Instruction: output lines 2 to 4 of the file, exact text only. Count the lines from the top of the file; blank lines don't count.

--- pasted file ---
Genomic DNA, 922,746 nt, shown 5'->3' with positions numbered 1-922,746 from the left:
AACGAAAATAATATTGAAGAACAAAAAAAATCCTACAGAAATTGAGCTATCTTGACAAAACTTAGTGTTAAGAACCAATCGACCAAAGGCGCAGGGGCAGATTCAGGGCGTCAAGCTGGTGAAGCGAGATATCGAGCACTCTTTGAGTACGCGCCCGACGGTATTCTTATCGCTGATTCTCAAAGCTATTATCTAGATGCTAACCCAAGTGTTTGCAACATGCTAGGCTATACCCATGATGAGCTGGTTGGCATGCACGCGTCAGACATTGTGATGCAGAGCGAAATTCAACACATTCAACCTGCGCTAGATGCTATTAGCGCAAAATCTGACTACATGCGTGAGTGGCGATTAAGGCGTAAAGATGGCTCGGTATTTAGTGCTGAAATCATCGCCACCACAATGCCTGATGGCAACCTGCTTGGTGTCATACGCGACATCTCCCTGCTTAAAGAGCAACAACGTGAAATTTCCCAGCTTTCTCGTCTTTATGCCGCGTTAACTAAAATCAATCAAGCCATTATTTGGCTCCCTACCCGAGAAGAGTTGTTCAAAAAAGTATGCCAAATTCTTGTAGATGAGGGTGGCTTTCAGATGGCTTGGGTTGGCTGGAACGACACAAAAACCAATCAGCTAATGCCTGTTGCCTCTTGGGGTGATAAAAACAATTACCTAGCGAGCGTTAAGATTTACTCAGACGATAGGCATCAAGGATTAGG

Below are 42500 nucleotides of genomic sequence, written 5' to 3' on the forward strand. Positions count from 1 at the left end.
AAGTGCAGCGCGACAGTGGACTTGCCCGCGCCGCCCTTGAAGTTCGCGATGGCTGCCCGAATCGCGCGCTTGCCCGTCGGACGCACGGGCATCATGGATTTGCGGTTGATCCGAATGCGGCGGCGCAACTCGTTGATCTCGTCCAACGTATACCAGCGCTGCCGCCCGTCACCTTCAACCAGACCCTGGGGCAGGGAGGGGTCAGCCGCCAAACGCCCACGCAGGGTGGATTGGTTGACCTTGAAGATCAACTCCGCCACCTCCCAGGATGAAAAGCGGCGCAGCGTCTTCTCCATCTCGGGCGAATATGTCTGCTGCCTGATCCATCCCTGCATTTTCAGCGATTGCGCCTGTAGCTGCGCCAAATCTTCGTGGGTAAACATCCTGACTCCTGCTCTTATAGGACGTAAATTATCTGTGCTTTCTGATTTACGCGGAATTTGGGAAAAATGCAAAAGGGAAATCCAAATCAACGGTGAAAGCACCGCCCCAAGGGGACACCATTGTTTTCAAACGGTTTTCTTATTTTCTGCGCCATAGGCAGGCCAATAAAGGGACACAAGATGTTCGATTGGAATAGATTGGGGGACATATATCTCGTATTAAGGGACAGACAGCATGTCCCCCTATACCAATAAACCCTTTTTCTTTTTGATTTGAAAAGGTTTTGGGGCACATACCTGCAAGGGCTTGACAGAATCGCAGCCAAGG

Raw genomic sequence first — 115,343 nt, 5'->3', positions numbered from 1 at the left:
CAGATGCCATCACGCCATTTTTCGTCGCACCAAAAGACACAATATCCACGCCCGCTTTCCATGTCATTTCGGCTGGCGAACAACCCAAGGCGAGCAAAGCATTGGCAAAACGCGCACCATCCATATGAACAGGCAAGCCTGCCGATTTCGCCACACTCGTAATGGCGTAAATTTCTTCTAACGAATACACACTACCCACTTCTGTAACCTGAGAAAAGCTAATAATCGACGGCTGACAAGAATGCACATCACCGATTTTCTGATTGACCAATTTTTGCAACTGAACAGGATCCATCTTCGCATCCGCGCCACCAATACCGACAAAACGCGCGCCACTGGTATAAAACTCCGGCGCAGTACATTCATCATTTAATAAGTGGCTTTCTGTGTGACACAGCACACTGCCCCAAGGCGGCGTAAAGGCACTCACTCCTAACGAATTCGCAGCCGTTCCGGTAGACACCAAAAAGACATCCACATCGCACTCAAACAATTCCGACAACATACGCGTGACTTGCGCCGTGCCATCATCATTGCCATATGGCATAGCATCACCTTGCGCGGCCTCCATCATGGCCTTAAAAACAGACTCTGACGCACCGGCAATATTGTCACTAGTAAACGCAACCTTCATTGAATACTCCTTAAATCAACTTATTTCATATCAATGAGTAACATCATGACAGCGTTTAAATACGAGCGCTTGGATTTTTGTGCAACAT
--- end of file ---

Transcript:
AACGAAAATAATATTGAAGAACAAAAAAAATCCTACAGAAATTGAGCTATCTTGACAAAACTTAGTGTTAAGAACCAATCGACCAAAGGCGCAGGGGCAGATTCAGGGCGTCAAGCTGGTGAAGCGAGATATCGAGCACTCTTTGAGTACGCGCCCGACGGTATTCTTATCGCTGATTCTCAAAGCTATTATCTAGATGCTAACCCAAGTGTTTGCAACATGCTAGGCTATACCCATGATGAGCTGGTTGGCATGCACGCGTCAGACATTGTGATGCAGAGCGAAATTCAACACATTCAACCTGCGCTAGATGCTATTAGCGCAAAATCTGACTACATGCGTGAGTGGCGATTAAGGCGTAAAGATGGCTCGGTATTTAGTGCTGAAATCATCGCCACCACAATGCCTGATGGCAACCTGCTTGGTGTCATACGCGACATCTCCCTGCTTAAAGAGCAACAACGTGAAATTTCCCAGCTTTCTCGTCTTTATGCCGCGTTAACTAAAATCAATCAAGCCATTATTTGGCTCCCTACCCGAGAAGAGTTGTTCAAAAAAGTATGCCAAATTCTTGTAGATGAGGGTGGCTTTCAGATGGCTTGGGTTGGCTGGAACGACACAAAAACCAATCAGCTAATGCCTGTTGCCTCTTGGGGTGATAAAAACAATTACCTAGCGAGCGTTAAGATTTACTCAGACGATAGGCATCAAGGATTAGG

Below are 42500 nucleotides of genomic sequence, written 5' to 3' on the forward strand. Positions count from 1 at the left end.
AAGTGCAGCGCGACAGTGGACTTGCCCGCGCCGCCCTTGAAGTTCGCGATGGCTGCCCGAATCGCGCGCTTGCCCGTCGGACGCACGGGCATCATGGATTTGCGGTTGATCCGAATGCGGCGGCGCAACTCGTTGATCTCGTCCAACGTATACCAGCGCTGCCGCCCGTCACCTTCAACCAGACCCTGGGGCAGGGAGGGGTCAGCCGCCAAACGCCCACGCAGGGTGGATTGGTTGACCTTGAAGATCAACTCCGCCACCTCCCAGGATGAAAAGCGGCGCAGCGTCTTCTCCATCTCGGGCGAATATGTCTGCTGCCTGATCCATCCCTGCATTTTCAGCGATTGCGCCTGTAGCTGCGCCAAATCTTCGTGGGTAAACATCCTGACTCCTGCTCTTATAGGACGTAAATTATCTGTGCTTTCTGATTTACGCGGAATTTGGGAAAAATGCAAAAGGGAAATCCAAATCAACGGTGAAAGCACCGCCCCAAGGGGACACCATTGTTTTCAAACGGTTTTCTTATTTTCTGCGCCATAGGCAGGCCAATAAAGGGACACAAGATGTTCGATTGGAATAGATTGGGGGACATATATCTCGTATTAAGGGACAGACAGCATGTCCCCCTATACCAATAAACCCTTTTTCTTTTTGATTTGAAAAGGTTTTGGGGCACATACCTGCAAGGGCTTGACAGAATCGCAGCCAAGG